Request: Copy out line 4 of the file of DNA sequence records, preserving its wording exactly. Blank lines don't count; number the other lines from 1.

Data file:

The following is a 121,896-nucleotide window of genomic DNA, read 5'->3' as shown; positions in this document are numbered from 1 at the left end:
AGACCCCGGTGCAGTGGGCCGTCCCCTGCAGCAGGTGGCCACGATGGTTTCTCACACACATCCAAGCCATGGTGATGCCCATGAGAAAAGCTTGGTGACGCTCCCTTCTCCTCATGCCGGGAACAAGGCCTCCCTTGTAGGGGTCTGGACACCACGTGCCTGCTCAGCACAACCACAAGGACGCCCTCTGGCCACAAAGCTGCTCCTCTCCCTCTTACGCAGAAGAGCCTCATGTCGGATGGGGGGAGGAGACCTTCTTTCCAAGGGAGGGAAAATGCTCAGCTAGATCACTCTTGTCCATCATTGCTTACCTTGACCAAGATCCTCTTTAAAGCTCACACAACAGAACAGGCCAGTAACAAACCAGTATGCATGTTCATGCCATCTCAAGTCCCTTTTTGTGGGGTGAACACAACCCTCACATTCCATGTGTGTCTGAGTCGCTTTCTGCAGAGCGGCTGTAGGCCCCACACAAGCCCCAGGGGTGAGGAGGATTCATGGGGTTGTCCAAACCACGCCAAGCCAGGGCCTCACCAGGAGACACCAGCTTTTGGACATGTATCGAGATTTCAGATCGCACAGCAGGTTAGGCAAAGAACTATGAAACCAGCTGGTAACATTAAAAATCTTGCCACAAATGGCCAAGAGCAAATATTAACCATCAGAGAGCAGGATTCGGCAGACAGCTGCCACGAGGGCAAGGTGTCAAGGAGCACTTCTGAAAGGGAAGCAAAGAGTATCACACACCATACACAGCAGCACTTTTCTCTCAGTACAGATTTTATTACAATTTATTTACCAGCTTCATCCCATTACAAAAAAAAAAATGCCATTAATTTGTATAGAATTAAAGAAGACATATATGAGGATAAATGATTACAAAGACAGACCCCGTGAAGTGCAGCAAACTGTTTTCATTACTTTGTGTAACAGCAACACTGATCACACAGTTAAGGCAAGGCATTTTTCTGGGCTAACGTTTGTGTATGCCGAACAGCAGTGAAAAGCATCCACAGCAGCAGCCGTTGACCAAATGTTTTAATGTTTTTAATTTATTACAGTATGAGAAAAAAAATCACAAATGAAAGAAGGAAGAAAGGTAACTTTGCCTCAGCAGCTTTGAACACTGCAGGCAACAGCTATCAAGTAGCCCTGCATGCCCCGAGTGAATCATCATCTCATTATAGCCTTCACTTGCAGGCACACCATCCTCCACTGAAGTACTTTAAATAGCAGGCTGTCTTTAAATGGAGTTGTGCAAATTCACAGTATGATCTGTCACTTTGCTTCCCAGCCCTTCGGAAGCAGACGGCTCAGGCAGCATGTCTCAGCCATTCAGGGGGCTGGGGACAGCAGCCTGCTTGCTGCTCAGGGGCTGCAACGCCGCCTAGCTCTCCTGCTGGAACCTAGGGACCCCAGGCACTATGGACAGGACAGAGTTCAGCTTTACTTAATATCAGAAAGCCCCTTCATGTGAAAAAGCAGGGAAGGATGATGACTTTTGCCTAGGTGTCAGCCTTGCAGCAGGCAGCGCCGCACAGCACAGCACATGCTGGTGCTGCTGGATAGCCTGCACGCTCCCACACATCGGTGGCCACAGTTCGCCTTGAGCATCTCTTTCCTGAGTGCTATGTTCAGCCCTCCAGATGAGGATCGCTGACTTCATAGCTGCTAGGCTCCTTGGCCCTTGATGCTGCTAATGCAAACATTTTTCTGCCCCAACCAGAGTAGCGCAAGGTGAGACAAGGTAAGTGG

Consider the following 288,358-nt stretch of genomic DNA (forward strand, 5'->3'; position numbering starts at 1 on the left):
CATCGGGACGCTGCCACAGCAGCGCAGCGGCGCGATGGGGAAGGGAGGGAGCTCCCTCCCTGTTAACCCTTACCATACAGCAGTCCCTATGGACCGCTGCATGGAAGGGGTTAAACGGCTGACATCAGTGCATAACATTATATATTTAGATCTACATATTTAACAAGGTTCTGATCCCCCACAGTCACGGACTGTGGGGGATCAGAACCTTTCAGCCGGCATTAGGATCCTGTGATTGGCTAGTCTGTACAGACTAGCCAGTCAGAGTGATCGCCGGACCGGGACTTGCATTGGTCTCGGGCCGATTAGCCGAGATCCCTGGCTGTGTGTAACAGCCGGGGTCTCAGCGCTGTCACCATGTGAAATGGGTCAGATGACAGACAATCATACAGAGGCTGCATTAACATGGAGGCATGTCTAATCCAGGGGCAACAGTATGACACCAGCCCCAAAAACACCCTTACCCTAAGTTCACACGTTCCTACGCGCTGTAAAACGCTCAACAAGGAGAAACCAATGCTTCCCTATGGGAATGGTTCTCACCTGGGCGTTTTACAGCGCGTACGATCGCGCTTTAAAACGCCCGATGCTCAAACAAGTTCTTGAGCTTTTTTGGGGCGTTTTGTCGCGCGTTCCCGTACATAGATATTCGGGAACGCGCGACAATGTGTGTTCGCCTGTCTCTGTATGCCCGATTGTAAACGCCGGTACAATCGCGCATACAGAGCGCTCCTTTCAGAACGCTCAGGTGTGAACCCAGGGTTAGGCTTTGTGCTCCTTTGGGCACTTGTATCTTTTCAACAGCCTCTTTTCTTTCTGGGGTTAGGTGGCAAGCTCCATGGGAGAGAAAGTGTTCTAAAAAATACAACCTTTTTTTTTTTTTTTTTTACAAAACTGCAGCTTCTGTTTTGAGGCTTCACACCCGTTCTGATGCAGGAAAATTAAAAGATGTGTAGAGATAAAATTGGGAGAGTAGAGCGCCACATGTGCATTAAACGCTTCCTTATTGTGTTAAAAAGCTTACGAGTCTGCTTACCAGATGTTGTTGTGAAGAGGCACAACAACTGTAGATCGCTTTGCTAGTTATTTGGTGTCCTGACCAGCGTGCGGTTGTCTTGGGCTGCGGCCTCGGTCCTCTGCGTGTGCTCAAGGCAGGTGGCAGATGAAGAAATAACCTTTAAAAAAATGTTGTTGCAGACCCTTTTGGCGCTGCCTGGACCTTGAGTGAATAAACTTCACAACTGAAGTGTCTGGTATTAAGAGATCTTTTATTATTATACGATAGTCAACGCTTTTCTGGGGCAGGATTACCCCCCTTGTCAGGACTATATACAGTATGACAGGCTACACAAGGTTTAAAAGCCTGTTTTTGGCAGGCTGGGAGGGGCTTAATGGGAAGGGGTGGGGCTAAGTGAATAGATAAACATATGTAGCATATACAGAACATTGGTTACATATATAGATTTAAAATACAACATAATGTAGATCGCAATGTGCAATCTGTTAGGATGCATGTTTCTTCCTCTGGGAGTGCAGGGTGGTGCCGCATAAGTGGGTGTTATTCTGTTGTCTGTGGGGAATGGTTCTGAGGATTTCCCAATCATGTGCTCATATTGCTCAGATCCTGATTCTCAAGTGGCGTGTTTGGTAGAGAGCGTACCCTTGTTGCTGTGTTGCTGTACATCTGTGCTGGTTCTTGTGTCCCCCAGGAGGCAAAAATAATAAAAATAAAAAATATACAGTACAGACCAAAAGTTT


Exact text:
CATCGGGACGCTGCCACAGCAGCGCAGCGGCGCGATGGGGAAGGGAGGGAGCTCCCTCCCTGTTAACCCTTACCATACAGCAGTCCCTATGGACCGCTGCATGGAAGGGGTTAAACGGCTGACATCAGTGCATAACATTATATATTTAGATCTACATATTTAACAAGGTTCTGATCCCCCACAGTCACGGACTGTGGGGGATCAGAACCTTTCAGCCGGCATTAGGATCCTGTGATTGGCTAGTCTGTACAGACTAGCCAGTCAGAGTGATCGCCGGACCGGGACTTGCATTGGTCTCGGGCCGATTAGCCGAGATCCCTGGCTGTGTGTAACAGCCGGGGTCTCAGCGCTGTCACCATGTGAAATGGGTCAGATGACAGACAATCATACAGAGGCTGCATTAACATGGAGGCATGTCTAATCCAGGGGCAACAGTATGACACCAGCCCCAAAAACACCCTTACCCTAAGTTCACACGTTCCTACGCGCTGTAAAACGCTCAACAAGGAGAAACCAATGCTTCCCTATGGGAATGGTTCTCACCTGGGCGTTTTACAGCGCGTACGATCGCGCTTTAAAACGCCCGATGCTCAAACAAGTTCTTGAGCTTTTTTGGGGCGTTTTGTCGCGCGTTCCCGTACATAGATATTCGGGAACGCGCGACAATGTGTGTTCGCCTGTCTCTGTATGCCCGATTGTAAACGCCGGTACAATCGCGCATACAGAGCGCTCCTTTCAGAACGCTCAGGTGTGAACCCAGGGTTAGGCTTTGTGCTCCTTTGGGCACTTGTATCTTTTCAACAGCCTCTTTTCTTTCTGGGGTTAGGTGGCAAGCTCCATGGGAGAGAAAGTGTTCTAAAAAATACAACCTTTTTTTTTTTTTTTTTTACAAAACTGCAGCTTCTGTTTTGAGGCTTCACACCCGTTCTGATGCAGGAAAATTAAAAGATGTGTAGAGATAAAATTGGGAGAGTAGAGCGCCACATGTGCATTAAACGCTTCCTTATTGTGTTAAAAAGCTTACGAGTCTGCTTACCAGATGTTGTTGTGAAGAGGCACAACAACTGTAGATCGCTTTGCTAGTTATTTGGTGTCCTGACCAGCGTGCGGTTGTCTTGGGCTGCGGCCTCGGTCCTCTGCGTGTGCTCAAGGCAGGTGGCAGATGAAGAAATAACCTTTAAAAAAATGTTGTTGCAGACCCTTTTGGCGCTGCCTGGACCTTGAGTGAATAAACTTCACAACTGAAGTGTCTGGTATTAAGAGATCTTTTATTATTATACGATAGTCAACGCTTTTCTGGGGCAGGATTACCCCCCTTGTCAGGACTATATACAGTATGACAGGCTACACAAGGTTTAAAAGCCTGTTTTTGGCAGGCTGGGAGGGGCTTAATGGGAAGGGGTGGGGCTAAGTGAATAGATAAACATATGTAGCATATACAGAACATTGGTTACATATATAGATTTAAAATACAACATAATGTAGATCGCAATGTGCAATCTGTTAGGATGCATGTTTCTTCCTCTGGGAGTGCAGGGTGGTGCCGCATAAGTGGGTGTTATTCTGTTGTCTGTGGGGAATGGTTCTGAGGATTTCCCAATCATGTGCTCATATTGCTCAGATCCTGATTCTCAAGTGGCGTGTTTGGTAGAGAGCGTACCCTTGTTGCTGTGTTGCTGTACATCTGTGCTGGTTCTTGTGTCCCCCAGGAGGCAAAAATAATAAAAATAAAAAATATACAGTACAGACCAAAAGTTT